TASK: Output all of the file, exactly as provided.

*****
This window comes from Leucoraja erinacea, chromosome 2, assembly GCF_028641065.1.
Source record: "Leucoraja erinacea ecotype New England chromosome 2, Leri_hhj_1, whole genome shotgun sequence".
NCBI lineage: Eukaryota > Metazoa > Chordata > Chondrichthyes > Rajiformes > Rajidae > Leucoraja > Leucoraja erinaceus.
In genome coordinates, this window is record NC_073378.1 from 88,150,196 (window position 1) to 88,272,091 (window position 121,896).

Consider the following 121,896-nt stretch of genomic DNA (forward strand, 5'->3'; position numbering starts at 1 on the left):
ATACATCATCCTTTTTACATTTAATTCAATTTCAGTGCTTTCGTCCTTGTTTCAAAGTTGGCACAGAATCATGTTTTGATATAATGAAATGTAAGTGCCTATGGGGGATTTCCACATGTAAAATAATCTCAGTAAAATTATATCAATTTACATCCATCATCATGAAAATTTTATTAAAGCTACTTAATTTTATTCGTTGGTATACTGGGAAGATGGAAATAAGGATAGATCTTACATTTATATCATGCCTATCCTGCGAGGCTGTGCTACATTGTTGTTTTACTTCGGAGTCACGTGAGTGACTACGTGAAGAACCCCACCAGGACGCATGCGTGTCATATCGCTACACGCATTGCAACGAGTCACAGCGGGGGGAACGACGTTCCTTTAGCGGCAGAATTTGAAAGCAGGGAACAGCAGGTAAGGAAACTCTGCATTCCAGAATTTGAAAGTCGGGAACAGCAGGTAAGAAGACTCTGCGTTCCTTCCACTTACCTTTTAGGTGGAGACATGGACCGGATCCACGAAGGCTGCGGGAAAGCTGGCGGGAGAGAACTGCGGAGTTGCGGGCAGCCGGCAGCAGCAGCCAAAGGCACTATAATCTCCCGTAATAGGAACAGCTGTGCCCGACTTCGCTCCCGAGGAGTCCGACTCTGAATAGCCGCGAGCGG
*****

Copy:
This window comes from Leucoraja erinacea, chromosome 2, assembly GCF_028641065.1.
Source record: "Leucoraja erinacea ecotype New England chromosome 2, Leri_hhj_1, whole genome shotgun sequence".
NCBI lineage: Eukaryota > Metazoa > Chordata > Chondrichthyes > Rajiformes > Rajidae > Leucoraja > Leucoraja erinaceus.
In genome coordinates, this window is record NC_073378.1 from 88,150,196 (window position 1) to 88,272,091 (window position 121,896).

Consider the following 121,896-nt stretch of genomic DNA (forward strand, 5'->3'; position numbering starts at 1 on the left):
ATACATCATCCTTTTTACATTTAATTCAATTTCAGTGCTTTCGTCCTTGTTTCAAAGTTGGCACAGAATCATGTTTTGATATAATGAAATGTAAGTGCCTATGGGGGATTTCCACATGTAAAATAATCTCAGTAAAATTATATCAATTTACATCCATCATCATGAAAATTTTATTAAAGCTACTTAATTTTATTCGTTGGTATACTGGGAAGATGGAAATAAGGATAGATCTTACATTTATATCATGCCTATCCTGCGAGGCTGTGCTACATTGTTGTTTTACTTCGGAGTCACGTGAGTGACTACGTGAAGAACCCCACCAGGACGCATGCGTGTCATATCGCTACACGCATTGCAACGAGTCACAGCGGGGGGAACGACGTTCCTTTAGCGGCAGAATTTGAAAGCAGGGAACAGCAGGTAAGGAAACTCTGCATTCCAGAATTTGAAAGTCGGGAACAGCAGGTAAGAAGACTCTGCGTTCCTTCCACTTACCTTTTAGGTGGAGACATGGACCGGATCCACGAAGGCTGCGGGAAAGCTGGCGGGAGAGAACTGCGGAGTTGCGGGCAGCCGGCAGCAGCAGCCAAAGGCACTATAATCTCCCGTAATAGGAACAGCTGTGCCCGACTTCGCTCCCGAGGAGTCCGACTCTGAATAGCCGCGAGCGG